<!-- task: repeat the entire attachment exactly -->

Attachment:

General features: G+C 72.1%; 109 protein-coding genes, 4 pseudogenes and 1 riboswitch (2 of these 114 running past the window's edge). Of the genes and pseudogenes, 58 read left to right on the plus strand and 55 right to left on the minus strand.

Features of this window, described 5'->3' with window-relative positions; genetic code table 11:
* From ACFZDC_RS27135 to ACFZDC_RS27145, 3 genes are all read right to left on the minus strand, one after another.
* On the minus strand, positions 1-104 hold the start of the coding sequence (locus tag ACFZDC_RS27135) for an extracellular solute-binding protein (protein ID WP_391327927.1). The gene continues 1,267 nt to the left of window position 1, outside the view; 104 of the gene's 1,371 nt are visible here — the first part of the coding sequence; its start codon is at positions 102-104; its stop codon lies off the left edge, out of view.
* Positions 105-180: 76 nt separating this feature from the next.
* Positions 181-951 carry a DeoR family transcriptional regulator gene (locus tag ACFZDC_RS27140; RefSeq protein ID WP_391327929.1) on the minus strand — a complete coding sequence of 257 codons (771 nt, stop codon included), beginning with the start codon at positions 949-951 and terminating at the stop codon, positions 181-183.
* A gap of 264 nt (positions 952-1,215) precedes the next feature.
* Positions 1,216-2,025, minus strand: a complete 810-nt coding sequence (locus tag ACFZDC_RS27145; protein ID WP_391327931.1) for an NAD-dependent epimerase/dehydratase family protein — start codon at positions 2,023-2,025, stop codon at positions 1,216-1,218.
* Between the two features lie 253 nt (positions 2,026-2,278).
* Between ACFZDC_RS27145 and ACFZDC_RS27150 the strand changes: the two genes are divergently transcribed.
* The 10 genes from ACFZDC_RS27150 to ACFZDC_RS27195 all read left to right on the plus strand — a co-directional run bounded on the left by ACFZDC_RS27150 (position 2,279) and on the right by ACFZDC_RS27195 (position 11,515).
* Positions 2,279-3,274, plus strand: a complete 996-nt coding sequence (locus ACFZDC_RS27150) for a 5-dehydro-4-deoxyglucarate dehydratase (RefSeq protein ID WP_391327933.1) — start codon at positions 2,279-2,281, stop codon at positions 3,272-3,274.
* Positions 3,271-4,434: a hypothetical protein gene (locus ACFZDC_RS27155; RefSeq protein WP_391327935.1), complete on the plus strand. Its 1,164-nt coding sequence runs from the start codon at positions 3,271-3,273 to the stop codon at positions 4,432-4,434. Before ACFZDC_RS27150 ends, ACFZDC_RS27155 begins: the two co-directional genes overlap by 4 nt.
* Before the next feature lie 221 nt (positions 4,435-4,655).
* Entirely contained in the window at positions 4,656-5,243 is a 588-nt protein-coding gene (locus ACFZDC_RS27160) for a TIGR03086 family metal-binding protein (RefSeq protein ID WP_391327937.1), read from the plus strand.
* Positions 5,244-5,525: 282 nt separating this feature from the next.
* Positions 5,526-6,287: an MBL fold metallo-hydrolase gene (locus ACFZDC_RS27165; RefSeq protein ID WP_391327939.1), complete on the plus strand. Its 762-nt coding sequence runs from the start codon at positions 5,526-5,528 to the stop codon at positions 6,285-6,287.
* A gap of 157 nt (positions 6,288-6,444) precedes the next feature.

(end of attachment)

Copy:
General features: G+C 72.1%; 109 protein-coding genes, 4 pseudogenes and 1 riboswitch (2 of these 114 running past the window's edge). Of the genes and pseudogenes, 58 read left to right on the plus strand and 55 right to left on the minus strand.

Features of this window, described 5'->3' with window-relative positions; genetic code table 11:
* From ACFZDC_RS27135 to ACFZDC_RS27145, 3 genes are all read right to left on the minus strand, one after another.
* On the minus strand, positions 1-104 hold the start of the coding sequence (locus tag ACFZDC_RS27135) for an extracellular solute-binding protein (protein ID WP_391327927.1). The gene continues 1,267 nt to the left of window position 1, outside the view; 104 of the gene's 1,371 nt are visible here — the first part of the coding sequence; its start codon is at positions 102-104; its stop codon lies off the left edge, out of view.
* Positions 105-180: 76 nt separating this feature from the next.
* Positions 181-951 carry a DeoR family transcriptional regulator gene (locus tag ACFZDC_RS27140; RefSeq protein ID WP_391327929.1) on the minus strand — a complete coding sequence of 257 codons (771 nt, stop codon included), beginning with the start codon at positions 949-951 and terminating at the stop codon, positions 181-183.
* A gap of 264 nt (positions 952-1,215) precedes the next feature.
* Positions 1,216-2,025, minus strand: a complete 810-nt coding sequence (locus tag ACFZDC_RS27145; protein ID WP_391327931.1) for an NAD-dependent epimerase/dehydratase family protein — start codon at positions 2,023-2,025, stop codon at positions 1,216-1,218.
* Between the two features lie 253 nt (positions 2,026-2,278).
* Between ACFZDC_RS27145 and ACFZDC_RS27150 the strand changes: the two genes are divergently transcribed.
* The 10 genes from ACFZDC_RS27150 to ACFZDC_RS27195 all read left to right on the plus strand — a co-directional run bounded on the left by ACFZDC_RS27150 (position 2,279) and on the right by ACFZDC_RS27195 (position 11,515).
* Positions 2,279-3,274, plus strand: a complete 996-nt coding sequence (locus ACFZDC_RS27150) for a 5-dehydro-4-deoxyglucarate dehydratase (RefSeq protein ID WP_391327933.1) — start codon at positions 2,279-2,281, stop codon at positions 3,272-3,274.
* Positions 3,271-4,434: a hypothetical protein gene (locus ACFZDC_RS27155; RefSeq protein WP_391327935.1), complete on the plus strand. Its 1,164-nt coding sequence runs from the start codon at positions 3,271-3,273 to the stop codon at positions 4,432-4,434. Before ACFZDC_RS27150 ends, ACFZDC_RS27155 begins: the two co-directional genes overlap by 4 nt.
* Before the next feature lie 221 nt (positions 4,435-4,655).
* Entirely contained in the window at positions 4,656-5,243 is a 588-nt protein-coding gene (locus ACFZDC_RS27160) for a TIGR03086 family metal-binding protein (RefSeq protein ID WP_391327937.1), read from the plus strand.
* Positions 5,244-5,525: 282 nt separating this feature from the next.
* Positions 5,526-6,287: an MBL fold metallo-hydrolase gene (locus ACFZDC_RS27165; RefSeq protein ID WP_391327939.1), complete on the plus strand. Its 762-nt coding sequence runs from the start codon at positions 5,526-5,528 to the stop codon at positions 6,285-6,287.
* A gap of 157 nt (positions 6,288-6,444) precedes the next feature.